The New Hampshire Durable Power of Attorney Form is designed to ensure the Attorney-in-Fact retains their authority to act on behalf of the Principal, even if the Principal is declared incapacitated by a doctor. These agreements are usually Springing, as they will only be needed once the Principal has already been incapacitated, although exceptions do exist.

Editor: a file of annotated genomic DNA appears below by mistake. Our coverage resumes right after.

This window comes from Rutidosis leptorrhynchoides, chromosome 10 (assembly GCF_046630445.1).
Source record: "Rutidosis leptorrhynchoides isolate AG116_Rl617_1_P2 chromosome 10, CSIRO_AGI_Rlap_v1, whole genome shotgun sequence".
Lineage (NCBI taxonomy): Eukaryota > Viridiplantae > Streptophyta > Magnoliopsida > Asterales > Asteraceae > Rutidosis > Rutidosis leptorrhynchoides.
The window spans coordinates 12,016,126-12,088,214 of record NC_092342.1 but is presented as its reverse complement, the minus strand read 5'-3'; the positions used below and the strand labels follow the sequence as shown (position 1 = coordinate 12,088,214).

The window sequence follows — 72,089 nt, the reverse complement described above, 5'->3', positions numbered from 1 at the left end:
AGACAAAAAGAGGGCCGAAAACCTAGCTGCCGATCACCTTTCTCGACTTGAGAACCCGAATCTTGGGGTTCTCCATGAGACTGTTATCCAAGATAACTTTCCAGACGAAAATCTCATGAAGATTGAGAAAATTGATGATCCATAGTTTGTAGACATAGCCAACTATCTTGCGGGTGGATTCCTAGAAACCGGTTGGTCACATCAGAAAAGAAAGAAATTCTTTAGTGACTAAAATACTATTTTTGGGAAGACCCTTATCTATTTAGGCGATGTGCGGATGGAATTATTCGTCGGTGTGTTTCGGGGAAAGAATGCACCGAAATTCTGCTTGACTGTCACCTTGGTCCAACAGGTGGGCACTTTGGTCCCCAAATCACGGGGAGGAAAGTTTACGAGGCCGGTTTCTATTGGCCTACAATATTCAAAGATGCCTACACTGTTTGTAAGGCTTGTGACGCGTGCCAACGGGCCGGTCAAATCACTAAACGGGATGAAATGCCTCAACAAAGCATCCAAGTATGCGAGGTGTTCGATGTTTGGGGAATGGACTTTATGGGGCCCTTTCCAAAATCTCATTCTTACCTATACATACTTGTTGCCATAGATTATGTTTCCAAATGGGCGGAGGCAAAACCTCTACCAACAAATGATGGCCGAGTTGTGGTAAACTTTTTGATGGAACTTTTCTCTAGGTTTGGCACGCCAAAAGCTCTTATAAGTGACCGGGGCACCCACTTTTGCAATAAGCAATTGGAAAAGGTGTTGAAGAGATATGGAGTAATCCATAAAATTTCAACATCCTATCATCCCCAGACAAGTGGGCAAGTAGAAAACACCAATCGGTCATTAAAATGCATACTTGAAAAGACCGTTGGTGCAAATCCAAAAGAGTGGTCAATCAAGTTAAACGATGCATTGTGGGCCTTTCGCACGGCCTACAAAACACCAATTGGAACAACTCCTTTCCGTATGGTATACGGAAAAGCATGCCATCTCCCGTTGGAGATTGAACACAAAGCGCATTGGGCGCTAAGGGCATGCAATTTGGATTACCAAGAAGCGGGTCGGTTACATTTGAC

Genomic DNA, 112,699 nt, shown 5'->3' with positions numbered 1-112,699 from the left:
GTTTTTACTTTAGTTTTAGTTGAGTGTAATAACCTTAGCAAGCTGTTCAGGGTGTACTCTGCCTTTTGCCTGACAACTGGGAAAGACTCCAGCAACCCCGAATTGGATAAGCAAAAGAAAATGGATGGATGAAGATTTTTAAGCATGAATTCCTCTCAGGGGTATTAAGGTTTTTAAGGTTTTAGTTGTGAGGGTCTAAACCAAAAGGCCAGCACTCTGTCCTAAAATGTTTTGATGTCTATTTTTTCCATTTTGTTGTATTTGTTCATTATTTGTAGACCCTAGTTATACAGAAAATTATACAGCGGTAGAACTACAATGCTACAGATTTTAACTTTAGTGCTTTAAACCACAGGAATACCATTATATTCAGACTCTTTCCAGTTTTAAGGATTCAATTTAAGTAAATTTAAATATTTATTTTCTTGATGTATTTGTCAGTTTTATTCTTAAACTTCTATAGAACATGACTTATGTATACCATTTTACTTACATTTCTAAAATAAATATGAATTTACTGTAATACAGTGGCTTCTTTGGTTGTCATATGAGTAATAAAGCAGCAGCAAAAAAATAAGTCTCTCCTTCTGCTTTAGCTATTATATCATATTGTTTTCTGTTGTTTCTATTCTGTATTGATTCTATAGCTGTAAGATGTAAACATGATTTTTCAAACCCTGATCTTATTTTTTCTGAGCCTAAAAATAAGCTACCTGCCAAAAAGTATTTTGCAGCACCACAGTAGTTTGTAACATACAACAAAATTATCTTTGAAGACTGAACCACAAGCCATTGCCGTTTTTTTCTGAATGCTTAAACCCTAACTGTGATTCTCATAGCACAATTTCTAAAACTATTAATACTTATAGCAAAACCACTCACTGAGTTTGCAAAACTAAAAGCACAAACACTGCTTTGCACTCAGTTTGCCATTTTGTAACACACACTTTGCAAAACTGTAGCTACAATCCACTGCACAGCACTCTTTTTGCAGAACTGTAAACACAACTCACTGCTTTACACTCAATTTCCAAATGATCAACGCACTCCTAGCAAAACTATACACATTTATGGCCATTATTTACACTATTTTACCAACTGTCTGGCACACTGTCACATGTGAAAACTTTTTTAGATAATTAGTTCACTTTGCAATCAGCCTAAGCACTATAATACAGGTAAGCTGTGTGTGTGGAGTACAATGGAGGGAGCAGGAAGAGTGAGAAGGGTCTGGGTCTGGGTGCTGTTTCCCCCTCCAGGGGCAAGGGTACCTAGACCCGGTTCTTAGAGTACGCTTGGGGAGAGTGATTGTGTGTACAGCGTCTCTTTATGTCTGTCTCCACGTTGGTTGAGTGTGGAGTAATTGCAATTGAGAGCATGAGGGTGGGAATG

In New Hampshire, if the Principal and the Attorney-in-Fact are spouses, a Durable Power of Attorney agreement will not be terminated automatically if they get a divorce. Unless the Principal wishes for their former spouse to retain their powers, it is strongly recommended that they revoke the agreement and draft a new one. Even if they wish for their former spouse to continue to serve as their Attorney-in-Fact, they may wish to draft a new agreement; Agreements involving former spouses that were drafted before they divorce are at risk of being declared invalid by a Court.